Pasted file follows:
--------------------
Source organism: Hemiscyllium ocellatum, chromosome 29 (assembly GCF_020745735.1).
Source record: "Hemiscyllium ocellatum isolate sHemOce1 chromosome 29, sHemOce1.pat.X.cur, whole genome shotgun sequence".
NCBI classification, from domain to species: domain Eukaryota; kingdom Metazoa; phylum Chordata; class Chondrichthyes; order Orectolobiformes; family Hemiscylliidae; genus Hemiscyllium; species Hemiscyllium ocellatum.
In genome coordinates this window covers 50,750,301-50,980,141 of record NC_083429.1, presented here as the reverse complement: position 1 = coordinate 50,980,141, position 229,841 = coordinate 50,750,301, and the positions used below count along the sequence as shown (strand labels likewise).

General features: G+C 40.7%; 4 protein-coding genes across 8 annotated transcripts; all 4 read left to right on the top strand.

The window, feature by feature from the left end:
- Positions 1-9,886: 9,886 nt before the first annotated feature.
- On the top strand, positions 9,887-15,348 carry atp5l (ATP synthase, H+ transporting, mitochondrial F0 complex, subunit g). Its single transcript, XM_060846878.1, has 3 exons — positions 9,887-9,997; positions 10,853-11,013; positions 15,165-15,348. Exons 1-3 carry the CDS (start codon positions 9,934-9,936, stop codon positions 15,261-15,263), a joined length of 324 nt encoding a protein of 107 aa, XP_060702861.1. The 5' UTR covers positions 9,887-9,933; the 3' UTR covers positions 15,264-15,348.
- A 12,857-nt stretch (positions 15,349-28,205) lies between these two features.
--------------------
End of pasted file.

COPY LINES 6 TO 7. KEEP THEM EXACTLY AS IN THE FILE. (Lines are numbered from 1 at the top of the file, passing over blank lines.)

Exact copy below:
The window, feature by feature from the left end:
- Positions 1-9,886: 9,886 nt before the first annotated feature.